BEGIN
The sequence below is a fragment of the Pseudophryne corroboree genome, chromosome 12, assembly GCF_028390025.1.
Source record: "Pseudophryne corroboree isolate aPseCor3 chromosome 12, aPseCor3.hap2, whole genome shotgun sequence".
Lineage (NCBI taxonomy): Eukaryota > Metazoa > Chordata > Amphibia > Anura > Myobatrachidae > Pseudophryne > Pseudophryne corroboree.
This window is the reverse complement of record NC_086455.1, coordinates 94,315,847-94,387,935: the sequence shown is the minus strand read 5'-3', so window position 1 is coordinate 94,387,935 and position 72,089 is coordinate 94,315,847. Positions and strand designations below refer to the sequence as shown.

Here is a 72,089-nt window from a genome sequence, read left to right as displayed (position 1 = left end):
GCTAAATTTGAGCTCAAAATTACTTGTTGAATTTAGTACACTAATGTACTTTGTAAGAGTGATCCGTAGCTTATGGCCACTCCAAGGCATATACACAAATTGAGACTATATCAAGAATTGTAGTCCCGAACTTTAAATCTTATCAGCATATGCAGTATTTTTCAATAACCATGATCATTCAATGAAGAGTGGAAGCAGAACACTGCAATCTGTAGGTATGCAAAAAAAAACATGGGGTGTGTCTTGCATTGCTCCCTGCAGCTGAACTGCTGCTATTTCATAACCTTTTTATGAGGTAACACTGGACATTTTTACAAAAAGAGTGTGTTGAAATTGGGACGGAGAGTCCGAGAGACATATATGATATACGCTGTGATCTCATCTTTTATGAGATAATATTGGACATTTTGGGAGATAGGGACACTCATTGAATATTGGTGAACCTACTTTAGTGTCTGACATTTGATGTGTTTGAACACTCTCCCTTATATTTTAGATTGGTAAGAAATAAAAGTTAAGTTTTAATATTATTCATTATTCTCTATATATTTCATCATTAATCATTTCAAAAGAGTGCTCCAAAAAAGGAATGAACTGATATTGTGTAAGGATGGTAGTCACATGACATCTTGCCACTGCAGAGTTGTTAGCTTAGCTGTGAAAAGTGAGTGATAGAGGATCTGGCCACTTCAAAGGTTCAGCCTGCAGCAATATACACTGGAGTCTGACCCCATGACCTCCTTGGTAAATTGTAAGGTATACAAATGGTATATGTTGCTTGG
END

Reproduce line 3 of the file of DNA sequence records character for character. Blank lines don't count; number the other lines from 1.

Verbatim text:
Lineage (NCBI taxonomy): Eukaryota > Metazoa > Chordata > Amphibia > Anura > Myobatrachidae > Pseudophryne > Pseudophryne corroboree.